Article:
International Journal of Play Therapy® Tests


Starting with the January 2018 issue, earn non-contact continuing education credit by completing tests based upon the International Journal of Play Therapy®. APT Members may refer to their print or online journal access to complete the tests.

  • Price includes CE test only.


Continuing Education

APA. The Association for Play Therapy (APT) is approved by the American Psychological Association (APA) to sponsor continuing education for psychologists. APT maintains responsibility for this program and its content.



NBCC. The Association for Play Therapy (APT) has been approved by NBCC as an Approved Continuing Education Provider, ACEP No. 5636. Programs that do not qualify for NBCC credit are clearly identified. APT is solely responsible for all aspects of the programs.



APT. The Association for Play Therapy (APT) offers continuing education specific to play therapy. APT Approved Provider 95-100 maintains responsibility for the program.


Sessions

Why Child-Centered Play Therapists Should Care About Play-Based Social Interventions for Youth with ASD


Date : July 2019

Volume Issue : Volume 28, Issue 3

Level : Intermediate

Credits: None available.

The field of child-centered play therapy has long recognized the value of play for children’s growth and development, however other fields of inquiry have come to realize the value of play as well, such as play-based social interventions for youth with autism spectrum disorder. Despite the differences between the theoretical and pragmatic applications of child-centered play therapy and play-based social interventions, the purpose of this work is to orient a play-based social intervention study with child-centered play therapy approach. In particular, this work will discuss the theoretical and pragmatic approaches of the two fields with emphasis on 2 factors of play: (a) play materials and (b) permissiveness. Additionally, the play experiences of 1 boy, Enoch, are reviewed through the typical stages of child-centered play therapy, to demonstrate how permissive play with technology-based play materials functions in play-based social interventions.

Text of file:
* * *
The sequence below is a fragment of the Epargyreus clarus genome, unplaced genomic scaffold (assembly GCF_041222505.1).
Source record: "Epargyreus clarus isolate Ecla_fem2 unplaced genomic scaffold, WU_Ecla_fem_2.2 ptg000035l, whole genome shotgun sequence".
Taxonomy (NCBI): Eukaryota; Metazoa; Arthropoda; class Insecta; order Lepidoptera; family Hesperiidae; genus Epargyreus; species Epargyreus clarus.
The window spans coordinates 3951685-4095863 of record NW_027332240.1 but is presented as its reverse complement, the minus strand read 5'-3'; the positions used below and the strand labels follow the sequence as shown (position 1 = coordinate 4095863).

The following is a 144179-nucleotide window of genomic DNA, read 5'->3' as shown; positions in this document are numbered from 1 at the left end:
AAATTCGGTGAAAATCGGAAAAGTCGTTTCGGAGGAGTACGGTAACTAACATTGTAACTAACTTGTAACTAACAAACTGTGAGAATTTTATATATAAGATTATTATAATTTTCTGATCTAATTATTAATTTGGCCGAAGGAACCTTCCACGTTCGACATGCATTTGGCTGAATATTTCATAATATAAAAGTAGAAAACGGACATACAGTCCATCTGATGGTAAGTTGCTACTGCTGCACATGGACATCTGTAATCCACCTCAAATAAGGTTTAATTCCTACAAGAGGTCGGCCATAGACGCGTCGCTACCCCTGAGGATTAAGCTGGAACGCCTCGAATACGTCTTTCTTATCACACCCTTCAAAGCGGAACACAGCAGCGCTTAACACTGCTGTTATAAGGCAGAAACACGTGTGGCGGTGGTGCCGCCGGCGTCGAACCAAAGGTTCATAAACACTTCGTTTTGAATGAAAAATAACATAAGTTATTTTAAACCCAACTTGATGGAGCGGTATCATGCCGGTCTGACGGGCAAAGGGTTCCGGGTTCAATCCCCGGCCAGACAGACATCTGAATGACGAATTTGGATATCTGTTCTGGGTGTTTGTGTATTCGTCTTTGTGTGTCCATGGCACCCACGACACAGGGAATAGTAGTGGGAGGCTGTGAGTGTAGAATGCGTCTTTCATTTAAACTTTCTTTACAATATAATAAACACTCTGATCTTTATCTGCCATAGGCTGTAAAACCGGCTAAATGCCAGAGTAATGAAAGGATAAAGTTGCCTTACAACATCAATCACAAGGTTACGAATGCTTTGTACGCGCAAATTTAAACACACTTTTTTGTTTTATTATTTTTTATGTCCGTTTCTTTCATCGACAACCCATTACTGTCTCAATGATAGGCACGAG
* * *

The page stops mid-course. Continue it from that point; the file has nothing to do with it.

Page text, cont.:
Learning Objectives:
  • Describe how play-based social interventions may enrich our understandings of play, in terms of modality and process.
  • Compare the use of permissive play (during child-centered play therapy) and free play (during play-based social interventions).
  • Compare child-centered play therapy and play-based social interactions by listing two differences and two similarities.
Speaker(s):
Standard: $10.00

Effectiveness of Child-Centered Play Therapy among Marginalized Children


Date : April 2019

Volume Issue : Volume 28, Issue 2

Level : Intermediate

Credits: None available.

Marginalized children are often excluded from mainstream social, economic, cultural, and political life because of ethnicity or poverty. These children are more likely to have behavior problems that place them at risk later in life. The impact is evident at an early age. The purpose of this article was to review the literature that examined the impact of child-centered play therapy (CCPT) conducted with marginalized children. The literature was reviewed with regard to the results of the studies, the outcome variables used, the identification of who completed the assessments about the children, and the ethnicity of the play therapists who conducted the interventions. The findings demonstrated that CCPT is effective for marginalized children, externalized behaviors are most frequently assessed, teachers most frequently completed the assessments about the children, and the ethnicity of the play therapists is not usually reported. The results are considered in terms of implications for play therapists and future research.